Good question – I’ll get back to you when I have an answer for that.
In the meantime, this keynote I gave at #TMLondon does the job and also explains how:
- teachers saved my life
- we can all be resilience ninjas
- being able to do a reasonable Scottish accent can save your bacon!
I will always remember the day Sam arrived in class with a dead hedgehog. I’d never seen him so passionate as he described how he’d persuaded his Mum to hold his ankles while he cajoled the poor creature out of a pond with a stick.
I was presented with a choice of delivering my well planned RE lesson or free styling it with the hedgehog. One look at Sam’s enthusiastic expression told me it was a no brainer and my Year One class enjoyed an enthusiastic debate about life and death on the streets of Clacton on Sea.
At #TMLondon I had my own dead hedgehog moment. I had prepared a talk on the impact of high expectations. I’m involved in coaching teachers and helping them to be more reflexive about teaching and learning so I thought I’d share a few tips.
Waiting to speak I was terrified, and suffering from TIS (Total Imposter Syndrome). Then @conorheaven asked a question during his talk: Are we doing the best for our kids? At that point I had a revelation: What if I just shared a little of my own story and reminded teachers why they are the most important people on the planet?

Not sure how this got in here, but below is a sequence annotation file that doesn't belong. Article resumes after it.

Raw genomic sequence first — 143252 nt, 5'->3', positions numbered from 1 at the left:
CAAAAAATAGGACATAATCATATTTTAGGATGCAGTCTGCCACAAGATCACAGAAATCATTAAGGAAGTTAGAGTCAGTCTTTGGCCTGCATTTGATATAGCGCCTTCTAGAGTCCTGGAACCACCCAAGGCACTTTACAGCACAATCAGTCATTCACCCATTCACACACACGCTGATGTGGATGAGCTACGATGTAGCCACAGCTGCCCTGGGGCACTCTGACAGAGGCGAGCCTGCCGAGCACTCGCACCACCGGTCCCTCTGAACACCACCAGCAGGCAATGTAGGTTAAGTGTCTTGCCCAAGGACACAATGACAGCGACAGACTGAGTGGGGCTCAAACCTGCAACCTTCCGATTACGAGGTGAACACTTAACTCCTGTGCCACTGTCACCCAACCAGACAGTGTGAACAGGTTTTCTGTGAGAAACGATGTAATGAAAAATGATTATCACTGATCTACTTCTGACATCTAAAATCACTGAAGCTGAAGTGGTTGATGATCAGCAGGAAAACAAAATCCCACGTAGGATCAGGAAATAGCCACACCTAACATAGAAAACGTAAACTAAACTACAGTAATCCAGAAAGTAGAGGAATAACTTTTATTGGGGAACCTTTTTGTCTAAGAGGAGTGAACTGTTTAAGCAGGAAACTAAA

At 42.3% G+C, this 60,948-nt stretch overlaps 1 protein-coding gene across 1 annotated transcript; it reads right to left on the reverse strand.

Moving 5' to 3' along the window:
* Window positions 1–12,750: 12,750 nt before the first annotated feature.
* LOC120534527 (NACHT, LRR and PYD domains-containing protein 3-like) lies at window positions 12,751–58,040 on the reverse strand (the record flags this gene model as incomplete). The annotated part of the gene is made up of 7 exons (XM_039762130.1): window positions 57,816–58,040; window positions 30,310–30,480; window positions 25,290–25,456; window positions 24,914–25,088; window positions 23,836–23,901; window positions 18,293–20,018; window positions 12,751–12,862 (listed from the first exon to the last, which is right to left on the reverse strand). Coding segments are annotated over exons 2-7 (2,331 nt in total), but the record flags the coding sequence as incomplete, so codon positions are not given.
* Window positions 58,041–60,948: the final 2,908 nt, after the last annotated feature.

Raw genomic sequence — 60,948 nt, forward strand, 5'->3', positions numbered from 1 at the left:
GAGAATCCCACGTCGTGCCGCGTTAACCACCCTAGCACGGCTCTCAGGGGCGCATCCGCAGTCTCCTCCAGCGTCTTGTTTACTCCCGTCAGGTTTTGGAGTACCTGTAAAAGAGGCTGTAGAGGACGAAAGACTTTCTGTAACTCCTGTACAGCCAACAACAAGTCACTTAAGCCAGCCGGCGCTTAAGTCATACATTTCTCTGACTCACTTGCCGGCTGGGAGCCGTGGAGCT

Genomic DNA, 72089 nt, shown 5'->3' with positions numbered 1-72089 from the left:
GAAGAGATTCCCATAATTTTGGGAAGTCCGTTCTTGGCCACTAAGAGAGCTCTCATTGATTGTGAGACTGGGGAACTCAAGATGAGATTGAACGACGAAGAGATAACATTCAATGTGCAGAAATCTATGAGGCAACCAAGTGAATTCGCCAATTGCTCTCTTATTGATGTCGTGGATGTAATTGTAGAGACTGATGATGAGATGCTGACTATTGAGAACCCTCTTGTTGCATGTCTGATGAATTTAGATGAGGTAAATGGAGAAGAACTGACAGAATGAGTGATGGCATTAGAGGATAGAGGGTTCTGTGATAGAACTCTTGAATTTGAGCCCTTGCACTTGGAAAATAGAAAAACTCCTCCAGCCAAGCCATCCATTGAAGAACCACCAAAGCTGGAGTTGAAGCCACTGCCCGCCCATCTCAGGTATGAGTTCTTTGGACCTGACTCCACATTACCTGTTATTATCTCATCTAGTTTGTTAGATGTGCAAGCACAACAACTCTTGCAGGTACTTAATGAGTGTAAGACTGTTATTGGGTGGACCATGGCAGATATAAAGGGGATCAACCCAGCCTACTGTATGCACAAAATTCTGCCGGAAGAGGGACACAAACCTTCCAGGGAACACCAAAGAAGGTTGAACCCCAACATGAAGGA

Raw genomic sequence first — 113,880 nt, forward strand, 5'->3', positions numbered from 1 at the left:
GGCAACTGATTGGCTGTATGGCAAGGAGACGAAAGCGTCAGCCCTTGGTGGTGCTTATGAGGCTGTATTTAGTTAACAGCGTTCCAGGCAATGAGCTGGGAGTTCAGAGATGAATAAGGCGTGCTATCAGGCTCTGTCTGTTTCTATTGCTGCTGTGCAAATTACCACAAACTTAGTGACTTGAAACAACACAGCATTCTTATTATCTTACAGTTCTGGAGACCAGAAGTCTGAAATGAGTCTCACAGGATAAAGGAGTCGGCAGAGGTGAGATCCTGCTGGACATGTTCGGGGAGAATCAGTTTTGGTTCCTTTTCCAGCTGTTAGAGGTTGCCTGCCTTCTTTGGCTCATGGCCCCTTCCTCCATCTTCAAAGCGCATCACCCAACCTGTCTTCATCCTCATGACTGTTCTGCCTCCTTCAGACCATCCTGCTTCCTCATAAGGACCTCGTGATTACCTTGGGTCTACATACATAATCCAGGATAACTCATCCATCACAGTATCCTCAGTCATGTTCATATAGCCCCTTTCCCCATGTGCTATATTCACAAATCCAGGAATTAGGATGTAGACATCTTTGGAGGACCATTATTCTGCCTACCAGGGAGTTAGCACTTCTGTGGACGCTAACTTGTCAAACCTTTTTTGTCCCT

In truth, I’ve been resisting sharing why I’m such a passionate advocate of teachers and directing all my focus to delivering talks on creating resilient writers in Primary school. When it comes to being honest about the reason why I do what I do, I’m afraid to share.
Firstly, I don’t want to look like an X Factor contestant with an OK singing voice but a killer sob story! I’m not responsible for my childhood. It happened to me, not because of me, and covering it up feels a little too close to shame – which I gave up for Lent in 1986!
Secondly, I worry that my past might upset people and is too shocking to be shared. A tutor at teacher training college advised me to try to be ‘more acceptable’ and have a go at ‘blending in’. Both of which are a real challenge with a hairdo like mine!
However, witnessing so many teachers speaking from their heart to a room full of even more teachers who turned up at the end of a gruelling term, looking for strategies to improve their teaching, I made a decision.
At the interval I changed my slides (removing a rather amusing anecdote about the mummification process in Ancient Egypt) and created a new talk that would require me to put myself in a completely vulnerable position. On the flip side it also had the possibility of resonating with a teacher, and in turn, reaching a lost girl sitting in a classroom today.
To all those who found what I said resourceful, thank you for listening. If you haven’t seen it yet, watch the video above.
I’d love to hear your thoughts so leave a comment below or hook up with me on Twitter @jazampawfarr